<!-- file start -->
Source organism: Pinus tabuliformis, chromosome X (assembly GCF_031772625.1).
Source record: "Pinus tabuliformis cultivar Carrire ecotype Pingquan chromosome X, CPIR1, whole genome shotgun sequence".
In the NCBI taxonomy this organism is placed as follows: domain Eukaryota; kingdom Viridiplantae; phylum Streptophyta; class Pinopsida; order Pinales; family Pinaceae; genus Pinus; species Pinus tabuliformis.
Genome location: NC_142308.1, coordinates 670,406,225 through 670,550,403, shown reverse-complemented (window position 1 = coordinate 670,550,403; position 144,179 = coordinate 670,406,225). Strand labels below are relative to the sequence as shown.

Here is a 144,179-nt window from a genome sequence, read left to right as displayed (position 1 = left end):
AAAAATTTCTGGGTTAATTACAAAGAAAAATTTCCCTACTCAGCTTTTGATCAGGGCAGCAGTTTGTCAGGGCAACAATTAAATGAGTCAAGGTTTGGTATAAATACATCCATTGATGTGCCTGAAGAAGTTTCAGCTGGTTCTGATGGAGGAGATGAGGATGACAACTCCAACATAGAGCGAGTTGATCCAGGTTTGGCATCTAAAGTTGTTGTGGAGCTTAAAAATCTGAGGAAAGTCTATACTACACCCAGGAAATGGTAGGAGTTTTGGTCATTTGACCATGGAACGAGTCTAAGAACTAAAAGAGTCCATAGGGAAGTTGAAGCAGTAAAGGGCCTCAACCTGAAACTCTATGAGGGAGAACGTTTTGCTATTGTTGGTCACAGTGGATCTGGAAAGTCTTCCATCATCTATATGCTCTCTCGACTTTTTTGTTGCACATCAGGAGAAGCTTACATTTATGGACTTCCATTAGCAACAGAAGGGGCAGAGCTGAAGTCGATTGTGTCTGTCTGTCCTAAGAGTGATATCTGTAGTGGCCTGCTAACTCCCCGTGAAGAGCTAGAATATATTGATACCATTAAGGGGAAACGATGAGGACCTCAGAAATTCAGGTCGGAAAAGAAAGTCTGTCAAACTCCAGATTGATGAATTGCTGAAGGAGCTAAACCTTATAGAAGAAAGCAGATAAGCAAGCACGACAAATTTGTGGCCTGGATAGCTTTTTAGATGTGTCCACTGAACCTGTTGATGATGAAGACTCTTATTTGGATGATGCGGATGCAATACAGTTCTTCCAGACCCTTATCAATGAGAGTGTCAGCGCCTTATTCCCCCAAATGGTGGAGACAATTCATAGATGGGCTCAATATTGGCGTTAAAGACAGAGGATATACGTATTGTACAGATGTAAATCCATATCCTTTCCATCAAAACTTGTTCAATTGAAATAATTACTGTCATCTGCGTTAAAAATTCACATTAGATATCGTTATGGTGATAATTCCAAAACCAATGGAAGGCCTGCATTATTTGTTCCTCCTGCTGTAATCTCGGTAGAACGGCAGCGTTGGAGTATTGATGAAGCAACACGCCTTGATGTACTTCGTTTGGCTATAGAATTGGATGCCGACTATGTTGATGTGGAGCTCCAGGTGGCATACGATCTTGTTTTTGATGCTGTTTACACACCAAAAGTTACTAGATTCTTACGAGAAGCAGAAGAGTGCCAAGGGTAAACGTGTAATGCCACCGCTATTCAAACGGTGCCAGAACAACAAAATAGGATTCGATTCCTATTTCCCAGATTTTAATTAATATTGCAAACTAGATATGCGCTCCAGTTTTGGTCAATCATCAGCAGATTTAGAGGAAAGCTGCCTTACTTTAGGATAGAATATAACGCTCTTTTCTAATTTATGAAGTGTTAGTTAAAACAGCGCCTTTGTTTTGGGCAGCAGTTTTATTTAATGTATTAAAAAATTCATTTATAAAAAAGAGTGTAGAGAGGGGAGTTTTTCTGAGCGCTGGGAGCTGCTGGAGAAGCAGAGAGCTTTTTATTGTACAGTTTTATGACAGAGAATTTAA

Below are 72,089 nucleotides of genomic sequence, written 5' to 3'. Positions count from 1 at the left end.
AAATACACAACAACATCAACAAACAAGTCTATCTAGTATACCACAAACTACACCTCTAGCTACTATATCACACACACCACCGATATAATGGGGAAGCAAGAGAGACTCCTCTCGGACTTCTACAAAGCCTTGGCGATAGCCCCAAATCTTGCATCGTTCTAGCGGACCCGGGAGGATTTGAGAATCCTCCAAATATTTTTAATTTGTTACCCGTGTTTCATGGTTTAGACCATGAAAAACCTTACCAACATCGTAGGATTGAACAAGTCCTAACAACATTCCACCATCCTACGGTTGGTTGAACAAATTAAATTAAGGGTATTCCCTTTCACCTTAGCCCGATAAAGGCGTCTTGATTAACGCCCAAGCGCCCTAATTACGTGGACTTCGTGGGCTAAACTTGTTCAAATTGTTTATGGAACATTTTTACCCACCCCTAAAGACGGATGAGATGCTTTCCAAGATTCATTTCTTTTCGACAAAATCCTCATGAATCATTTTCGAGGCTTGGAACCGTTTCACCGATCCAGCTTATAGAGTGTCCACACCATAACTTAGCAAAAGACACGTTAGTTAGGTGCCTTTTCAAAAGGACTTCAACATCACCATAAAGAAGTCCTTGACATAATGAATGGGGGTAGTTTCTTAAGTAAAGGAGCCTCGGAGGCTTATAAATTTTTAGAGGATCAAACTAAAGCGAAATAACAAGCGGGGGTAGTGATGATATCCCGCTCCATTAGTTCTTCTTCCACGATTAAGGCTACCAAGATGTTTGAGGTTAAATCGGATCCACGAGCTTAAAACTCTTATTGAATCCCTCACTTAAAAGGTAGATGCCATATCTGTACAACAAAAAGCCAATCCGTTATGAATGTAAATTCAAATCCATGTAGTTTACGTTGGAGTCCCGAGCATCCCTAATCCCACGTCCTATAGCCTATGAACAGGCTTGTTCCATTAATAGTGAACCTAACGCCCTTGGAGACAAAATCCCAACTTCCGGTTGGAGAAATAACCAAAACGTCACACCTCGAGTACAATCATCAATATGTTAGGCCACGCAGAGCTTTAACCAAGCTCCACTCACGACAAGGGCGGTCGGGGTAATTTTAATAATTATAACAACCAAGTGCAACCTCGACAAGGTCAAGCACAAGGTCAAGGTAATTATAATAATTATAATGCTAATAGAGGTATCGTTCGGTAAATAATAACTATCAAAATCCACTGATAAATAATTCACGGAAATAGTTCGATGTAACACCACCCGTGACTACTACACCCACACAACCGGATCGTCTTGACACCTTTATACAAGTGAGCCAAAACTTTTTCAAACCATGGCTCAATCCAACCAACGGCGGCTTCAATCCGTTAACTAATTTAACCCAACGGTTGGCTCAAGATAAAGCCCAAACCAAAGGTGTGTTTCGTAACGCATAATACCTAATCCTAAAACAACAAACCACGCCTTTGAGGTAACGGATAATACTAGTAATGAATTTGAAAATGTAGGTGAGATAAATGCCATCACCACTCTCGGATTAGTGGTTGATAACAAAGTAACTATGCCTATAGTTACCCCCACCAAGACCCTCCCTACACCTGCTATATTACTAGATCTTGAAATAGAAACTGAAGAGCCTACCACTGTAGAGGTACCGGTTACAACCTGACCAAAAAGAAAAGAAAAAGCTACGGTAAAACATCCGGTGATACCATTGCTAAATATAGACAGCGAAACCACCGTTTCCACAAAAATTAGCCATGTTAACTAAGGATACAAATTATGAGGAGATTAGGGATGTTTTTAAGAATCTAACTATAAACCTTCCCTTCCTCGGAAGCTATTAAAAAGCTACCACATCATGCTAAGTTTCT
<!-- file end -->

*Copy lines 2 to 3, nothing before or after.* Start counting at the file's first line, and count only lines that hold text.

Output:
Source record: "Pinus tabuliformis cultivar Carrire ecotype Pingquan chromosome X, CPIR1, whole genome shotgun sequence".
In the NCBI taxonomy this organism is placed as follows: domain Eukaryota; kingdom Viridiplantae; phylum Streptophyta; class Pinopsida; order Pinales; family Pinaceae; genus Pinus; species Pinus tabuliformis.